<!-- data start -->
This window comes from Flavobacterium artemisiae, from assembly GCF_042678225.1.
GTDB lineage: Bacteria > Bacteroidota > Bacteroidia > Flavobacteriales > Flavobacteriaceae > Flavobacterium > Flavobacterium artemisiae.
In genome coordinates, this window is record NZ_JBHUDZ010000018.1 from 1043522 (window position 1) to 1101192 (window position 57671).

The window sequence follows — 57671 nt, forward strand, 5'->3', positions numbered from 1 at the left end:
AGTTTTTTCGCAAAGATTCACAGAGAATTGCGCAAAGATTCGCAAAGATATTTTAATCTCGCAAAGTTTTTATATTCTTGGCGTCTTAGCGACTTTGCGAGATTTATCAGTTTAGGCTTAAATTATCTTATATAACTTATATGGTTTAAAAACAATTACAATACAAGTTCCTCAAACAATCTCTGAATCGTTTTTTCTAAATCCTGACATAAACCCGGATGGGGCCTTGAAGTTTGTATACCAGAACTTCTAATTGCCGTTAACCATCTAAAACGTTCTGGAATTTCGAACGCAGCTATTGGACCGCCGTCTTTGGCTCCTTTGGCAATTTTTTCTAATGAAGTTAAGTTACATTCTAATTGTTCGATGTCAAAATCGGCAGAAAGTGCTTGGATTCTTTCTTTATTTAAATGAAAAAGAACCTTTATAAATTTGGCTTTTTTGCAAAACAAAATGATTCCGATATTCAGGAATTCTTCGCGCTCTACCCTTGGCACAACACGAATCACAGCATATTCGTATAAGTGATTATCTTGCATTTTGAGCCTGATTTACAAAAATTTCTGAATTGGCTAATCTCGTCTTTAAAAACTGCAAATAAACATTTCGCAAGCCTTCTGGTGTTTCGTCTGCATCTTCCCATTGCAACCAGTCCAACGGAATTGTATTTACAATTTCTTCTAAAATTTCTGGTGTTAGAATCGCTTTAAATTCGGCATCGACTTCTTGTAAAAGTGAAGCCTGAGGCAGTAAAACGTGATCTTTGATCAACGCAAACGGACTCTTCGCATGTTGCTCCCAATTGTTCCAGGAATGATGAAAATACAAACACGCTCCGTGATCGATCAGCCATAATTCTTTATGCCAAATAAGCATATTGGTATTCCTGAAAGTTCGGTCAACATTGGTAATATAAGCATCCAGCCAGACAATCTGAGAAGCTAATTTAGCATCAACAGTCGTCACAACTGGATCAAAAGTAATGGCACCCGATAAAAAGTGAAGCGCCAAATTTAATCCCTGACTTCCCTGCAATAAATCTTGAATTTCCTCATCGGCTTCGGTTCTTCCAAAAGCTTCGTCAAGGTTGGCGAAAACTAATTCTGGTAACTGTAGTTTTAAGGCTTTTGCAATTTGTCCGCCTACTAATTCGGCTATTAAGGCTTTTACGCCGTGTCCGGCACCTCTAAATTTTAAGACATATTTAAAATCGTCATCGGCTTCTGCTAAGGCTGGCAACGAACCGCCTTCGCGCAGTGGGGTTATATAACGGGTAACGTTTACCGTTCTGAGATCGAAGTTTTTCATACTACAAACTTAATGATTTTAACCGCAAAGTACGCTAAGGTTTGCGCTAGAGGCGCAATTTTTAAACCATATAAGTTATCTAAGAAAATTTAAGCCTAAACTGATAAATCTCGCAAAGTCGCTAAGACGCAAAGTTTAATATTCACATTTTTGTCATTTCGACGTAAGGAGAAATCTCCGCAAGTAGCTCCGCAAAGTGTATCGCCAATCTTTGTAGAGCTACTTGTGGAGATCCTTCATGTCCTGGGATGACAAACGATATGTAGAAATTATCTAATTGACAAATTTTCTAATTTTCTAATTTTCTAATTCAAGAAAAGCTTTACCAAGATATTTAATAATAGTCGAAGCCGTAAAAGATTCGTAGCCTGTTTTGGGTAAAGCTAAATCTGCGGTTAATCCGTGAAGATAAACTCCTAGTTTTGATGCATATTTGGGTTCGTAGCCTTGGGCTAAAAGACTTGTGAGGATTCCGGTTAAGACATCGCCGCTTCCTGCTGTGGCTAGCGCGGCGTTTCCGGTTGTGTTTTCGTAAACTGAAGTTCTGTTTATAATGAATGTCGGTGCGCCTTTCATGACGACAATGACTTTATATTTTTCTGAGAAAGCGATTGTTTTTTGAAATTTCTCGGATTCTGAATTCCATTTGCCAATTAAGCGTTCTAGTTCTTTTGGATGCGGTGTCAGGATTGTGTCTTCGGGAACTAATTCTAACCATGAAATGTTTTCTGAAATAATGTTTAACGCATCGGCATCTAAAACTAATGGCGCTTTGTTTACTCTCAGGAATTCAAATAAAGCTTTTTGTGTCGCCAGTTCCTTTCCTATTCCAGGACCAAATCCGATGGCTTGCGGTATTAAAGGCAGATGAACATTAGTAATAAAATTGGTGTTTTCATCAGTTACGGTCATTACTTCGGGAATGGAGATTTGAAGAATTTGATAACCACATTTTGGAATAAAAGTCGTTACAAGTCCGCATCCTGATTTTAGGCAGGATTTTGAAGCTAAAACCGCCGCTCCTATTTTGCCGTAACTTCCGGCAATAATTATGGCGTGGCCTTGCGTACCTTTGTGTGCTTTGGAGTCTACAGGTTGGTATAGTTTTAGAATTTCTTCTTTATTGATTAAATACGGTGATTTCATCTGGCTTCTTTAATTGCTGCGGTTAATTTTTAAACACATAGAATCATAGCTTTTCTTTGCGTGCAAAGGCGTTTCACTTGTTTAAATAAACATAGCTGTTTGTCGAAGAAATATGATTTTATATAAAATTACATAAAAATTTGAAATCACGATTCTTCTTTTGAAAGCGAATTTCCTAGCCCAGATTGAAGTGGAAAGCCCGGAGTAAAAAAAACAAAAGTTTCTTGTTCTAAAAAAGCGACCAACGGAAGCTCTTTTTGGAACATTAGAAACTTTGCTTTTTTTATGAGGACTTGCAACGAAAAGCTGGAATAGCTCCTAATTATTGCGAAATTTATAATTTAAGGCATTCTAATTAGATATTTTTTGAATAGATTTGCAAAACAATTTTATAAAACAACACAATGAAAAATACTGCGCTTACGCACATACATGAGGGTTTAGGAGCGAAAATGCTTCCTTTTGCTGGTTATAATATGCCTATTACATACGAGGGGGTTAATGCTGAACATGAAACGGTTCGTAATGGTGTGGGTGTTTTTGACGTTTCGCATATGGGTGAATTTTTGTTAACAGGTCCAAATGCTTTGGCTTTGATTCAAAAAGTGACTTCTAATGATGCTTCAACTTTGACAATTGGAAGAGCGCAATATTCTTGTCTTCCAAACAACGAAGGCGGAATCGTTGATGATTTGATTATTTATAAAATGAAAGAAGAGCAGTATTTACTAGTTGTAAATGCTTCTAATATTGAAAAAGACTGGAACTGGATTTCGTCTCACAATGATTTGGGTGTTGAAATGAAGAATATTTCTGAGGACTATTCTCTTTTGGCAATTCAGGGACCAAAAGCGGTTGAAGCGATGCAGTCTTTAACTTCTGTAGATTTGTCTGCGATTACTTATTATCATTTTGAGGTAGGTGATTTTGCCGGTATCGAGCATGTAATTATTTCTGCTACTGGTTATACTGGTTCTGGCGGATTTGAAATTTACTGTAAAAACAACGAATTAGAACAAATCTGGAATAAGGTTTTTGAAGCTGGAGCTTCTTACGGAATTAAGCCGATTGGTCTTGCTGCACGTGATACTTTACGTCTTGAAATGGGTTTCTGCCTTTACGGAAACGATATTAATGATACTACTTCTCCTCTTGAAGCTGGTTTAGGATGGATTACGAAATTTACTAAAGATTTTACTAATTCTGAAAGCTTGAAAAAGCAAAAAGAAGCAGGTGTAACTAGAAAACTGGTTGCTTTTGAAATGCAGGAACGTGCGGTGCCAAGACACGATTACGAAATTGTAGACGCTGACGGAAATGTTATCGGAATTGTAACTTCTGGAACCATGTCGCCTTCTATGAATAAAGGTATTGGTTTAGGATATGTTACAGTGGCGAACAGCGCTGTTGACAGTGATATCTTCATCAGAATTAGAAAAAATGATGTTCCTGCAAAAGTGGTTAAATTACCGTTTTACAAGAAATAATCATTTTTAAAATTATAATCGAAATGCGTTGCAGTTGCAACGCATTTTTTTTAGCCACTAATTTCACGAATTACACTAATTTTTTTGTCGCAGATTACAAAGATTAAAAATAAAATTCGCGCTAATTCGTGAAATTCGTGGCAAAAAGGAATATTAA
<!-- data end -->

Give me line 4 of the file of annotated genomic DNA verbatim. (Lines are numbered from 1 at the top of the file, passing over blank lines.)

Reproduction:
The window sequence follows — 57671 nt, forward strand, 5'->3', positions numbered from 1 at the left end: